Here’s where the show kicks into overdrive for the week. The former museum employee finds a gun among Spector’s belongings, along with other passports.
Oh yes, Grant also discovers a scarab. Yes, that one. You may remember it as the thing that nearly got him killed last week.
Conveniently enough, the room consists of several glass panes that reflect shadows. At this point, Spector chooses to check in and speak with his “symbiote.”
Spector informs his host that he cannot have Grant interfering in “what (he) has left to do.”
The mercenary confirms that he serves Khonshu, the Egyptian god of the moon, as his avatar, making Grant his servant/avatar as well.
Throughout the early part of the episode, Spector recognizes the body so that he can finish his task. But, apparently, he cannot take it over unless Grant is either consenting or asleep.
Grant (understandably) flees with the scarab. At this point, he encounters Khonshu, who simply states, “Give it back, you fool.”
Remarkably, that’s not the weirdest part of these five minutes. Grant sprints outside and runs into…his wife, Layla.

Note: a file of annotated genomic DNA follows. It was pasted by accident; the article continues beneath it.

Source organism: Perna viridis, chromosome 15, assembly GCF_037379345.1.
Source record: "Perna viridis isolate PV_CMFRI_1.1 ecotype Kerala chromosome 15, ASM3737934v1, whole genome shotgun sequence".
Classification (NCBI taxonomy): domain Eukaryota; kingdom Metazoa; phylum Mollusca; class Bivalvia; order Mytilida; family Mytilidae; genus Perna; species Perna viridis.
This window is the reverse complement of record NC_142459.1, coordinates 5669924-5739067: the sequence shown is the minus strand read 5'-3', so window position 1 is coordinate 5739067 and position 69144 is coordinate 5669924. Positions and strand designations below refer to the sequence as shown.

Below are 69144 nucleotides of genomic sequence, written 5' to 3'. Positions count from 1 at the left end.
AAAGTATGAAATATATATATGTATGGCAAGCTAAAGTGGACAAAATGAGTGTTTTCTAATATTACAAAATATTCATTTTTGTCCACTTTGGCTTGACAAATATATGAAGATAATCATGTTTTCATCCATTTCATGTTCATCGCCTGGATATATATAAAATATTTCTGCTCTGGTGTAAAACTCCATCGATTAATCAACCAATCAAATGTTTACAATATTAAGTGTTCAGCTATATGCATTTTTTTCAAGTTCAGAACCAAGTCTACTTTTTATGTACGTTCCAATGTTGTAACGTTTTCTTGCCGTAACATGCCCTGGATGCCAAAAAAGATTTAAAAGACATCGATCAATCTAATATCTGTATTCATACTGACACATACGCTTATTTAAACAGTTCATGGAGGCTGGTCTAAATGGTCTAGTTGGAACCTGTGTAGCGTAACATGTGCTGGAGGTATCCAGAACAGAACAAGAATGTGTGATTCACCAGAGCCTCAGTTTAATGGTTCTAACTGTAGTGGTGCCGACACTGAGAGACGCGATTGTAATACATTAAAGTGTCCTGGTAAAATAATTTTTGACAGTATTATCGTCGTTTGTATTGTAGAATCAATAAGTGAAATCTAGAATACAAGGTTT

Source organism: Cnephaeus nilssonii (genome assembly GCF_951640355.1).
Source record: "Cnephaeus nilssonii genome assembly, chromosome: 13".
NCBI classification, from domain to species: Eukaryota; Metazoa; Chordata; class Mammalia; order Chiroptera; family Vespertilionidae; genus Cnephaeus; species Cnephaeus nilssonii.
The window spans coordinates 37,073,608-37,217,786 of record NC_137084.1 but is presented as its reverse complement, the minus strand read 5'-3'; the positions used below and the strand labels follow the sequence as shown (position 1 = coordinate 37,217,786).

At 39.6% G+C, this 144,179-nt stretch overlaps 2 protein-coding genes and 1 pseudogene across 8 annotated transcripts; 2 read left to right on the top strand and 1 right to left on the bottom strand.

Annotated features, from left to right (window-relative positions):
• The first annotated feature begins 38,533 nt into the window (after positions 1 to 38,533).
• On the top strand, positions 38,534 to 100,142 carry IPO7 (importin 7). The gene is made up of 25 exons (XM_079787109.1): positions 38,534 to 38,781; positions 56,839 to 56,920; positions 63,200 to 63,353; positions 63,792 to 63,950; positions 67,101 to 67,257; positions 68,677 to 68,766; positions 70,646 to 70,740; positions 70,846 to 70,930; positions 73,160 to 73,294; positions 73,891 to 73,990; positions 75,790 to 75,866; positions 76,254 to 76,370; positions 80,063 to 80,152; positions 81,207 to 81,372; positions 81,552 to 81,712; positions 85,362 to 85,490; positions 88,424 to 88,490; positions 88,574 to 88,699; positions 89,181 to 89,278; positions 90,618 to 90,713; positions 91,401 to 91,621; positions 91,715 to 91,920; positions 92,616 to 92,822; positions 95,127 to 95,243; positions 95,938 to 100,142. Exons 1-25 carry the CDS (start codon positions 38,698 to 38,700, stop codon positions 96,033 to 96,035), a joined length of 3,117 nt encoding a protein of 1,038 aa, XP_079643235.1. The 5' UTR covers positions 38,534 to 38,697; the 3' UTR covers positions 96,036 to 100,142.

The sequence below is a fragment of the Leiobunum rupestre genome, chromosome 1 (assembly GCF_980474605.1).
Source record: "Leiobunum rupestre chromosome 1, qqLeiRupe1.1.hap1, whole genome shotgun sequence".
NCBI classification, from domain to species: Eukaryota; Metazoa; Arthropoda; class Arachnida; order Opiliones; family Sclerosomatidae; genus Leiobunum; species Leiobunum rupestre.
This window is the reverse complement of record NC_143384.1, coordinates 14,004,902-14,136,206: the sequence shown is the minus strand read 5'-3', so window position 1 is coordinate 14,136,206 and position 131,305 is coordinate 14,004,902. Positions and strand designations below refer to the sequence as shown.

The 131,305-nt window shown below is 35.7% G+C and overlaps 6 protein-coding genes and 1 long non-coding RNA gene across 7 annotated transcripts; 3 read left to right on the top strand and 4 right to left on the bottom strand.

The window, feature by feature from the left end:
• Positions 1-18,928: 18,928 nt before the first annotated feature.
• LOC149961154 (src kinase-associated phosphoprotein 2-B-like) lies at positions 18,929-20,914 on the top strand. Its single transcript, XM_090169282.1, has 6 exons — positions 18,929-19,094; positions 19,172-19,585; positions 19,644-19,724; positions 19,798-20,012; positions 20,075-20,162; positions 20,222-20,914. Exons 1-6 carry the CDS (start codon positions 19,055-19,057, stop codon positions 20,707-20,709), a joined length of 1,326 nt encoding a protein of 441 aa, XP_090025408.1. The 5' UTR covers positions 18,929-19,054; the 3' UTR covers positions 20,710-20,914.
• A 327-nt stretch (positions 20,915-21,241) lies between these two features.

Here’s the part not enough people are obsessing on yet. Grant doesn’t remember anything about her or their relationship.
For her part, Layla doesn’t understand why Marc Spector is pretending not to know her…right up until Grant shows her his apartment.
Usually, when wives hear that their husbands have secret apartments, divorce lawyers make big money.
Instead, Layla somehow starts to believe him.
Into the Night
Somehow, Grant’s week hasn’t maxed out on strangeness yet. First, he learns that his new wife, Layla, holds in her possession divorce papers.
Apparently, the idea was Marc’s. But, conversely, Grant and Layla seem to have plenty in common. His favorite poem is actually hers, and they both know hieroglyphics.
The nebbish man shows his wife the scarab. She reveals that the two of them fought together to retrieve it. Spector hid from her.